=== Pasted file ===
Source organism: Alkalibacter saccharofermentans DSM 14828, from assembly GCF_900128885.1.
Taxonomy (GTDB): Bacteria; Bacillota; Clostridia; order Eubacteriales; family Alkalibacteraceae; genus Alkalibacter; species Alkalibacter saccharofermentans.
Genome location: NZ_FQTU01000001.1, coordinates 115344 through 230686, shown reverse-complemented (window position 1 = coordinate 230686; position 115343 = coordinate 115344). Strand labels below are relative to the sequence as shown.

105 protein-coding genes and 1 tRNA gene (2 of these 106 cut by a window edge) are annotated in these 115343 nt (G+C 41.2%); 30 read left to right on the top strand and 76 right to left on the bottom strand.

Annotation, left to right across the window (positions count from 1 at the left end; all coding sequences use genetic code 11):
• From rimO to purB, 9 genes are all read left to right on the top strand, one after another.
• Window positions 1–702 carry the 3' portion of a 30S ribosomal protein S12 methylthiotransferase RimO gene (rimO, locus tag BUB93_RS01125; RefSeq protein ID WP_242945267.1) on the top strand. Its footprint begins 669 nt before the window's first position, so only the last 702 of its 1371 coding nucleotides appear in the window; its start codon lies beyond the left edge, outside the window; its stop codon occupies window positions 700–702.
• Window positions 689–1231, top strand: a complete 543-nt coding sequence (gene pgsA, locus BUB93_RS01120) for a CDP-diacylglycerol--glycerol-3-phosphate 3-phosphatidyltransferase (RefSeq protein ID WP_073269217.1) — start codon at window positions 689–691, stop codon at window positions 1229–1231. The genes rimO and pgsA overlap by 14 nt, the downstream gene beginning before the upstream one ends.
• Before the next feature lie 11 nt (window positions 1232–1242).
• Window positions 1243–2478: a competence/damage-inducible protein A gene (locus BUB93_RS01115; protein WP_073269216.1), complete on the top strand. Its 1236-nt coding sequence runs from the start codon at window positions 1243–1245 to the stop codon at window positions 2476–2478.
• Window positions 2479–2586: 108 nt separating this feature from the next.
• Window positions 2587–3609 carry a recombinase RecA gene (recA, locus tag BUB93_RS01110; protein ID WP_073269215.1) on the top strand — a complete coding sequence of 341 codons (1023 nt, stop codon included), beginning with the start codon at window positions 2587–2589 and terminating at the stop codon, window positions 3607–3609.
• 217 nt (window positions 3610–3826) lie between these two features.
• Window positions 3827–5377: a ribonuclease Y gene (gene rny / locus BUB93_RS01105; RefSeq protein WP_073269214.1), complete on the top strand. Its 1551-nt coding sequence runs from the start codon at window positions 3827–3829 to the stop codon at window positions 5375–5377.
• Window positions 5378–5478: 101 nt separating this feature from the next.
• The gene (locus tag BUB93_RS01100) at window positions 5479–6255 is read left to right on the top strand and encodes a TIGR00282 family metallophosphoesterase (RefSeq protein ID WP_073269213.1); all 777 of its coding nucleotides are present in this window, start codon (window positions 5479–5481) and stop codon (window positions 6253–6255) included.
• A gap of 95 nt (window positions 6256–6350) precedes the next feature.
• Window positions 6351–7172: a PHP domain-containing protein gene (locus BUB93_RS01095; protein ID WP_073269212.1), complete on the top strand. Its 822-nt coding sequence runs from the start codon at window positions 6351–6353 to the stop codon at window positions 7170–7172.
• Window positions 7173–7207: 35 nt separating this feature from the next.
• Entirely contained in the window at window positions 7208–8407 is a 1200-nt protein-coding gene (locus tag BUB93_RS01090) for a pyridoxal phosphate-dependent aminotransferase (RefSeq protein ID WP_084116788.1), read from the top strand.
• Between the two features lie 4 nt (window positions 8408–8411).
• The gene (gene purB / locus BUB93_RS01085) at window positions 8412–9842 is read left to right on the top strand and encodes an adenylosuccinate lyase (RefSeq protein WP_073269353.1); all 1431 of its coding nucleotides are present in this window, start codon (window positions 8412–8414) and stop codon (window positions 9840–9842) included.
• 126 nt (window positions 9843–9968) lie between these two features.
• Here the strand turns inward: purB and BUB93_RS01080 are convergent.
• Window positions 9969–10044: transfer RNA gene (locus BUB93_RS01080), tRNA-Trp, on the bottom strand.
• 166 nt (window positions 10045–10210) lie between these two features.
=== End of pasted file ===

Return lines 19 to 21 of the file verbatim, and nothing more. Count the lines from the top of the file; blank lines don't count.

• Window positions 7173–7207: 35 nt separating this feature from the next.
• Entirely contained in the window at window positions 7208–8407 is a 1200-nt protein-coding gene (locus tag BUB93_RS01090) for a pyridoxal phosphate-dependent aminotransferase (RefSeq protein ID WP_084116788.1), read from the top strand.
• Between the two features lie 4 nt (window positions 8408–8411).